Norman Bates - #StopMonsanto
It’s been an amazing retreat with returning retreat leader’s Siri Rishi and Shivanter Singh of Rishi Retreats and they are kicking off their last day with Ocean Stand Up Paddle boarding! The retreat, appropriately named “FEARLESS” pushed the retreat participants to the confront their fears and transform them through the courageous fire of Action. During this retreat participants were pushed beyond their imagined limitations allowing themselves permission to step off of the edge and into the vastness of nature and all that she has to offer. Allowing nature to awaken our cellular memory to a deep remembrance of our Truth and Victory!
Siri Rishi and Shivanter plan on returning for their 3rd retreat with us this December so stay tuned for more updates or email us to get involved and become FEARLESS!
|—||Patanjali is credited with the creation and compilation of the Yoga Sutras. These sutras, based upon the structure of the holy Indian text, Bhagavad Gita have become an inspiration to students around the world looking to reach a higher state of consciousness.|
Ten worst ‘ecocides’
From floating plastic islands and orbiting space junk to mountaintop removal and deep-sea mining, the worldwide destruction of ecosystems is worse now than at any other time.
- Alberta tar sands: Referred to as the most damaging project on the planet. According to Greenpeace, emissions from tar sands extraction could grow to between 127 and 140m tonnes by 2020, exceeding the current emissions of Austria, Portugal, Ireland and Denmark. If proposed expansion proceeds,it will result in the loss of vast tracts of boreal forest and peat bogs of a territory the size of England
- Deep-sea mining: The emerging underwater mineral extraction industry is sounding alarm bells among marine biologists, environmental scientists and campaigners such as Polly Higgins, who predict that mining for gold, silver and copper on the seabed will be the next great ecological disaster. The fragile marine ecosystem of the sea floor is a frontier that we know very little about
- The North Pacific gyre: A swirling island of 100m tonnes of plastic bits and bottle tops, spins clockwise from Hawaii to Japan. Also known as the Pacific trash vortex, it is estimated to be the size of Texas. This picture shows a laysan albatross (Diomedea immutabilis) giving a bottle cap to its chick
- The Niger delta: Fifty years of oil extraction in the Niger delta has scarred the Niger delta. Oil companies operated here for decades with very little environmental supervision and the delta, notoriously beset by conflict and poverty, has been steadily pushed towards ecological disaster. Villagers struggle to live off land and water poisoned by years of oil spills, and crops fail under the acid rain caused by gas flares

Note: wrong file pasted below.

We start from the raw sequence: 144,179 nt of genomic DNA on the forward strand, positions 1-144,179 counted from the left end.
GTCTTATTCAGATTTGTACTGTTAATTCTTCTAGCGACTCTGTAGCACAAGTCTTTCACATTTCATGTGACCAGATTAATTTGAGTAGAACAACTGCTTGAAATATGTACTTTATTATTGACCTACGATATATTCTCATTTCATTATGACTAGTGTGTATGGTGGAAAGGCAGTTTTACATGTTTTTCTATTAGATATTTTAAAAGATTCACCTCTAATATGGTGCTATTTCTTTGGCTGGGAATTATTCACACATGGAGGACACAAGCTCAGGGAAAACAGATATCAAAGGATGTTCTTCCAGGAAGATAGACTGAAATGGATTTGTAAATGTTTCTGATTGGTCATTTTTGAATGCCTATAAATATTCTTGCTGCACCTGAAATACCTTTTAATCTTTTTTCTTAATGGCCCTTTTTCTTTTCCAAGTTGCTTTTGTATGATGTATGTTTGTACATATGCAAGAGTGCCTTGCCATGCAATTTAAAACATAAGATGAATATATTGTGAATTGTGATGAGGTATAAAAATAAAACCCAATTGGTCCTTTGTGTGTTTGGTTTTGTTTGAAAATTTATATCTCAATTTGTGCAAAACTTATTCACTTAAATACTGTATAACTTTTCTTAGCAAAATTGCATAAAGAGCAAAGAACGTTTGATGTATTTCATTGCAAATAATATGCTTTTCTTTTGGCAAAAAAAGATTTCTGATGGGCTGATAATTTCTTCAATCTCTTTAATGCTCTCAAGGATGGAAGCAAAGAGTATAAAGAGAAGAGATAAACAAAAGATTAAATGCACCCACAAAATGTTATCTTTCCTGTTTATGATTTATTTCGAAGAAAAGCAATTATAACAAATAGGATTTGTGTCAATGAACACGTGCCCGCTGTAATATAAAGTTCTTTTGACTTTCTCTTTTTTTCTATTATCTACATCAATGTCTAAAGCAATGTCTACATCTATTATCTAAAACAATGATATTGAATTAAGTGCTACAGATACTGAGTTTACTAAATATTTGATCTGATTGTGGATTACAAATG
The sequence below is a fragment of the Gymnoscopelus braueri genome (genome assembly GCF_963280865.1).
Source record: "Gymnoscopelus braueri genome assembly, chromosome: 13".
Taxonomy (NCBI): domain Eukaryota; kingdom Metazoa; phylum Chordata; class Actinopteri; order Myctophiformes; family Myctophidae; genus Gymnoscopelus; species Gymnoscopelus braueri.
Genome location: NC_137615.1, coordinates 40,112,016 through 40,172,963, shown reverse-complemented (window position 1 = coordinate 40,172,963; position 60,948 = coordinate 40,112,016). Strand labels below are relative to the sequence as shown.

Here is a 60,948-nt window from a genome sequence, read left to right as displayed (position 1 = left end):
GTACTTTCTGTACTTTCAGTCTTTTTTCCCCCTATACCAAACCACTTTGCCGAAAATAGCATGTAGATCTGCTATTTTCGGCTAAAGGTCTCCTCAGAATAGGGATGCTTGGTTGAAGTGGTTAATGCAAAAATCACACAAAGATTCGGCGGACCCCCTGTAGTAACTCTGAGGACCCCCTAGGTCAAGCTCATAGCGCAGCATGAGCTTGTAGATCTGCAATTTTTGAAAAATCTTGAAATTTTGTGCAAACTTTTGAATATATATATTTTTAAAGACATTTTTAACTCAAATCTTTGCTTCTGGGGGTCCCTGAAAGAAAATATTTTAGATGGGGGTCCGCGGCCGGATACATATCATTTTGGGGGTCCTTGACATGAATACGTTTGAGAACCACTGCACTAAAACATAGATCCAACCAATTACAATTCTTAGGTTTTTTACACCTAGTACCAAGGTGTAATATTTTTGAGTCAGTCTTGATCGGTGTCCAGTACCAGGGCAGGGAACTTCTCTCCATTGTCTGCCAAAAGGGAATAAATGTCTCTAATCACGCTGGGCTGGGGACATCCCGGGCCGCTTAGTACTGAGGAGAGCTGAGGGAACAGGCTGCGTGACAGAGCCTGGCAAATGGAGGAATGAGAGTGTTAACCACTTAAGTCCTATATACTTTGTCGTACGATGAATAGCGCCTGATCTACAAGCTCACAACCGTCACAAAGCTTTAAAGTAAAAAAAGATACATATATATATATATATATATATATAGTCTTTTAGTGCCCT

- The Dongria Kondh: Members of the Dongria Kondh tribe gather on top of the Niyamgiri mountain, which they worship as their living god, to protest against plans by Vedanta Resources to mine bauxite from that mountain. The mine will destroy the forests on which the Dongria Kondh depend and threaten the livelihoods of thousands of other Kondh tribal people living in the area. Vedanta denies allegations that the planned mine would violate the rights of thousands of people
- Mountaintop removal: Aerial of mountaintop removal coal mining site in West Virginia. Mountaintop mining involves a highly destructive practice of blasting through hundreds of feet of mountaintop to get at thin but valuable seams of coal
- Linfen, China: The most polluted city on earth. Located at the heart of a 12-mile industrial belt of iron foundries, smelting plants and cement factories, fed by the 50m tonnes of coal mined every year, unregulated because of rapid development
- Toxic dumping by Chevron Texaco in Ecuador: Chevron, formerly Texaco, is alleged to have dumped billions of gallons of crude oil and toxic waste waters into the Amazonian jungle over two decades. This oily pond is at the oil production site of Guanta, near the city of Lago Agrio. Ecuador’s recent bill of rights for nature has changed the legal status of nature from being simply property to being a right-bearing entity. Campaigners hope this will stop similar ecological disasters from happening again
- The Amazon: The razing of the Amazonian rainforest, a key stabiliser of the global climate system, by logging, mining, crop planting and beef production. Almost 60% of the region’s forests could be wiped out or severely damaged by 2030
- Space junk: From spent rockets to defunct satellites, the millions of pieces of orbital debris have reached a critical level. A computer-generated image released by the European Space Agency shows an approximation of 12,000 fragments in orbit around the Earth
An interesting scientific idea that can explain recent tendencies towards ecological travel is Biophilia, a concept by Harvard biologist E. O. Wilson. It suggests that we depend on interactions with nature and wildness. Because humans evolved over generations within nature and in interactions with other species in the wild, we have an instinctive need to experience natural habitats and wildlife.
not the pretty dance —-
not the nice invisible, self-conscious shuffle,
but the matted hair flying, voodoo mama
shaman shakin’ ancient bones dance,
the strip us from our casings, return our wings —-
the shed dead cells and slip into
the luminous skin of love dance. ——
(The) Free Free Free dance
the everyone can come to our heaven dance.
We have come to be danced